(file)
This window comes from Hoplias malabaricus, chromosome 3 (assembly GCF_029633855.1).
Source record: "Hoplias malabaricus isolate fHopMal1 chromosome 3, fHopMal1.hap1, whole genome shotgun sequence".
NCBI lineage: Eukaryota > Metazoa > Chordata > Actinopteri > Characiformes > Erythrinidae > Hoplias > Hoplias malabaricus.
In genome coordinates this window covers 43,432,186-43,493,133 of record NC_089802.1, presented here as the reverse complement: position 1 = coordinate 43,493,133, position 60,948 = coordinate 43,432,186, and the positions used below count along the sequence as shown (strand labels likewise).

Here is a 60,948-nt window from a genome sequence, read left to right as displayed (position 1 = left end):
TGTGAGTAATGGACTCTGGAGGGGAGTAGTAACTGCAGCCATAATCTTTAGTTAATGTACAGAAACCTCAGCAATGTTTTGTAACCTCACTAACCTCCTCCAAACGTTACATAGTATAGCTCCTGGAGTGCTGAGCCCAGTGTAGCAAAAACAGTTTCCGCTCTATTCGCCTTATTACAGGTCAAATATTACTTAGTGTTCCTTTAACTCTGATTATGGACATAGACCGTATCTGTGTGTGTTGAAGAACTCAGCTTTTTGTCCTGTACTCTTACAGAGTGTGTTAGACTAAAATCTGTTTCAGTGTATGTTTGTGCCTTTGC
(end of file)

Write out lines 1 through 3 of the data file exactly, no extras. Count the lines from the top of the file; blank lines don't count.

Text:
This window comes from Hoplias malabaricus, chromosome 3 (assembly GCF_029633855.1).
Source record: "Hoplias malabaricus isolate fHopMal1 chromosome 3, fHopMal1.hap1, whole genome shotgun sequence".
NCBI lineage: Eukaryota > Metazoa > Chordata > Actinopteri > Characiformes > Erythrinidae > Hoplias > Hoplias malabaricus.